Extending Cloud Code with custom templates

Cloud Code is a set of IDE plugins for popular IDEs that make it easier to create, deploy and integrate applications with Google Cloud. Cloud Code provides an excellent extension mechanism through custom templates. In this post, I show you how you can create and use your own custom templates to add some features beyond those supported natively in Cloud Code, such as .NET functions, event triggered functions and more. As a recap, in my Introducing Cloud Functions support in Cloud Code post, I pointed out some limitations of the current Cloud Functions support in Cloud Code: Read More →

.NET 7 on Cloud Run

.NET 7 was released a few days ago with new features and performance improvements and it’s already supported on Cloud Run on Google Cloud! In this short blog post, I show you how to deploy a .NET 7 web app to Cloud Run. Create a .NET 7 web app First, make sure you’re on .NET 7: dotnet --version 7.0.100 Create a simple web app: dotnet new web -o helloworld-dotnet7 This creates the helloworld-dotnet7 folder with a project file. Read More →

Taking screenshots of web pages with Cloud Run jobs, Workflows, and Eventarc

At Google Cloud I/O, we announced the public preview of Cloud Run jobs. Unlike Cloud Run services that run continuously to respond to web requests or events, Cloud Run jobs run code that performs some work and quits when the work is done. Cloud Run jobs are a good fit for administrative tasks such as database migration, scheduled work like nightly reports, or doing batch data transformation. In this post, I show you a fully serverless, event-driven application to take screenshots of web pages, powered by Cloud Run jobs, Workflows, and Eventarc. Read More ↗︎

Trying out source-based deployment in Cloud Run

Until recently, this is how you deployed code to Cloud Run: Define your container-based app with a Dockerfile. Build the container image and push it to the Container Registry (typically with Cloud Build). Deploy the container image to Cloud Run. Back in December, we announced the beta release of source-based deployments for Cloud Run. This combines steps 2 and 3 above into a single command. Perhaps more importantly, it also eliminates the need for a Dockerfile for supported language versions. Read More ↗︎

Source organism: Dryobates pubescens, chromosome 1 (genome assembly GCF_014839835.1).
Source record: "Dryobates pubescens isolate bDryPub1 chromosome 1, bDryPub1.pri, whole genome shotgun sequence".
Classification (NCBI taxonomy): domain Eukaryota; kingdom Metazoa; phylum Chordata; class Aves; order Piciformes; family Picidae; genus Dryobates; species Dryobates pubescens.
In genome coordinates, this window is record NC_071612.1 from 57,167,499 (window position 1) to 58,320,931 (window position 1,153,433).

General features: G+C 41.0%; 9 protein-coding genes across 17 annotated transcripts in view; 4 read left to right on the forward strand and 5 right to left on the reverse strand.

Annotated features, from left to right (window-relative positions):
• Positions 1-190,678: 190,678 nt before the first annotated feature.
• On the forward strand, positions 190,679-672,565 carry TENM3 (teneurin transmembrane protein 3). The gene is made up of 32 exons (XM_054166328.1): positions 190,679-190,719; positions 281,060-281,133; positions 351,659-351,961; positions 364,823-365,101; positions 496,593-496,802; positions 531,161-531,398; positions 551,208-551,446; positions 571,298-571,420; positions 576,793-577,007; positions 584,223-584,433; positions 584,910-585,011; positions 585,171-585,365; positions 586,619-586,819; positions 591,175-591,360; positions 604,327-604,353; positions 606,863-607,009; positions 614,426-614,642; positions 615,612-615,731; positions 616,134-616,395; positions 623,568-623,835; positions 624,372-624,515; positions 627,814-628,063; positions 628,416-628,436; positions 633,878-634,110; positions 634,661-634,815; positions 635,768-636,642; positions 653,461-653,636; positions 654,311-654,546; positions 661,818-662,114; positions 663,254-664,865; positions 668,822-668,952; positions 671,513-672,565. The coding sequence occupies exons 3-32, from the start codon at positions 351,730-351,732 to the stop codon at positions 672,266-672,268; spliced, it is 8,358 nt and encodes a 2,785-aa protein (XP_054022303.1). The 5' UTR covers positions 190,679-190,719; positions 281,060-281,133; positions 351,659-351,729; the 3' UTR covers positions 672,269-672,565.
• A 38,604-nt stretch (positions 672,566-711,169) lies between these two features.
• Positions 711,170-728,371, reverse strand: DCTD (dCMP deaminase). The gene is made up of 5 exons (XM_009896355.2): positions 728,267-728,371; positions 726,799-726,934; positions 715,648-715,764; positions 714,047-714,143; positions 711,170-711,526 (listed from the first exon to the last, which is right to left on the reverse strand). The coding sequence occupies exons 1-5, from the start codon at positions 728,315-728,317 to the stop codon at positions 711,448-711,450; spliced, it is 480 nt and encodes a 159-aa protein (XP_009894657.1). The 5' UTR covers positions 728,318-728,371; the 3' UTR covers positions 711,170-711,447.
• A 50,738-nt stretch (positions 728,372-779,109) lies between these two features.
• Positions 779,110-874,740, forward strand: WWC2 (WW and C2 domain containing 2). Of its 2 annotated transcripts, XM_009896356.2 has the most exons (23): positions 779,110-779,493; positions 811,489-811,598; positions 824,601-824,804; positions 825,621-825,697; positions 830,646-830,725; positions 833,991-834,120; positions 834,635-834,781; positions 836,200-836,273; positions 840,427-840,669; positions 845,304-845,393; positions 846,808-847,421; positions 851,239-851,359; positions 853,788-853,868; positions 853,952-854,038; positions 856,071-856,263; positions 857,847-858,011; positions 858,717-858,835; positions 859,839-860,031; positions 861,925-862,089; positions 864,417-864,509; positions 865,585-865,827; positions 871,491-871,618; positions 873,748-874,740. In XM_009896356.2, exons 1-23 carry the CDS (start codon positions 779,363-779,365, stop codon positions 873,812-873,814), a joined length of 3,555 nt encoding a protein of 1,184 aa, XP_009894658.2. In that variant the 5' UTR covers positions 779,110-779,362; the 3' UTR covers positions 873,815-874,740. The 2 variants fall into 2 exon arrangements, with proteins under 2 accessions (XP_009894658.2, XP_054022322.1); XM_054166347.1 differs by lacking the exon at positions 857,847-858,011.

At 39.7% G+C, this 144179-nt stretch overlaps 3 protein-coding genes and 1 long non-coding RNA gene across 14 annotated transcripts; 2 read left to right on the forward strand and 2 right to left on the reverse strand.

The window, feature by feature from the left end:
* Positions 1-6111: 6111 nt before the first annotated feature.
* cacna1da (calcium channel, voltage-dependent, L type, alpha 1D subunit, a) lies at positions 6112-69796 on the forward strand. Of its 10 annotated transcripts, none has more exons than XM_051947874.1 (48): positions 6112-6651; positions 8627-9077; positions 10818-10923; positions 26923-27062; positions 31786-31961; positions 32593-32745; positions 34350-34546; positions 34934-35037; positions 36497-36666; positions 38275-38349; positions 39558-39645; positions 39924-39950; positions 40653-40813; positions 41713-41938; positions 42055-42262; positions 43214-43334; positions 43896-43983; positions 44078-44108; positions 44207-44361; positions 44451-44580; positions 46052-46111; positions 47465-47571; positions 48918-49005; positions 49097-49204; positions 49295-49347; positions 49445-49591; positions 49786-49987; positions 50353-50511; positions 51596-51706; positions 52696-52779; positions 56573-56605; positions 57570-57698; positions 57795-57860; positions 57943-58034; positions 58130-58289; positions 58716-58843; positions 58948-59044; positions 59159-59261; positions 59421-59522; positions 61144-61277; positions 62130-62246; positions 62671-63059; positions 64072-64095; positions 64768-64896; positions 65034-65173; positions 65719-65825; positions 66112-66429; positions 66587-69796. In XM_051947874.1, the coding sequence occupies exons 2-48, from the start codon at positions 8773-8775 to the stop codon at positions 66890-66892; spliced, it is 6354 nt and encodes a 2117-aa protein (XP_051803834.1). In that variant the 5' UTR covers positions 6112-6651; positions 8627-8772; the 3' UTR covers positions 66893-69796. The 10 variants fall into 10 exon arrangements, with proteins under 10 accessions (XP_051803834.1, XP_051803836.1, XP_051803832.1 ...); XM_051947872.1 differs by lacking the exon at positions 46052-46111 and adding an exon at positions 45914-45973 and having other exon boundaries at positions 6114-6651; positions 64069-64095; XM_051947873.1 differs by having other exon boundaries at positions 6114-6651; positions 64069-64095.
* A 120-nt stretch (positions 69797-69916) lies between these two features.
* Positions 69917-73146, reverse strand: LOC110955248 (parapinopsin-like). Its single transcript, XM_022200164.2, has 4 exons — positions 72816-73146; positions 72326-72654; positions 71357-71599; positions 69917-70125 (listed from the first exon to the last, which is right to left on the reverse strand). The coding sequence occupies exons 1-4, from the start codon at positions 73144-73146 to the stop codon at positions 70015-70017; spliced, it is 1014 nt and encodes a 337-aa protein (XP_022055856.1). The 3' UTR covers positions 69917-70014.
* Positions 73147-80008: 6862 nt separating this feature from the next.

Three ways of receiving events in Cloud Run

Cloud Run and Eventarc is a great combination for building event-driven services with different event routing options. There are two trigger types (Audit Logs and Pub/Sub) to choose from in Eventarc. Eventarc uses Pub/Sub as its underlying transport layer and provides convenience and standardization on top of it. If you wanted to, you could skip Eventarc and read messages directly from Pub/Sub in Cloud Run. This blog post details three ways of receiving events in Cloud Run and provides a decision framework on how to choose. Read More ↗︎

Events for Cloud Run for Anthos >= Knative Eventing on Kubernetes

Introduction We recently announced a new feature, Events for Cloud Run for Anthos, to build event driven systems on Google Kubernetes Engine (GKE). In the announcement, we also stated that the solution is based on open-source Knative. In this blog post, I want to further explain the relationship between this new feature and Knative. I also want to convince you that our solution is an easier way to deploy Knative compliant event consuming services on Google Cloud. Read More →

Cloud Run for Anthos brings eventing to your Kubernetes microservices

Building microservices on Google Kubernetes Engine (GKE) provides you with maximum flexibility to build your applications, while still benefiting from the scale and toolset that Google Cloud has to offer. But with great flexibility comes great responsibility. Orchestrating microservices can be difficult, requiring non-trivial implementation, customization, and maintenance of messaging systems. Cloud Run for Anthos now includes an events feature that allows you to easily build event-driven systems on Google Cloud. Read More ↗︎

A first look at serverless orchestration with Workflows

Challenges in connecting services When I think about my recent projects, I probably spent half of my time coding new services and the other half in connecting services. Service A calling Service B, or Service C calling an external service and using the result to feed into another Service D. Connecting services is one of those things that ‘should be easy’ but in reality, it takes a lot of time and effort. Read More →

Scheduled serverless dbt + BigQuery service

My colleague Felipe Hoffa recently published a blog post titled Get started with BigQuery and dbt, the easy way. More specifically, he showed how to install dbt in Google Cloud Shell, configure it and manually run it to create a temporary dataset in BigQuery. This is great for testing dbt + BigQuery but how do you run this kind of setup in production? dbt documentation states that Running dbt in production simply means setting up a system to run a dbt job on a schedule, rather than running dbt commands manually from the command line. Read More →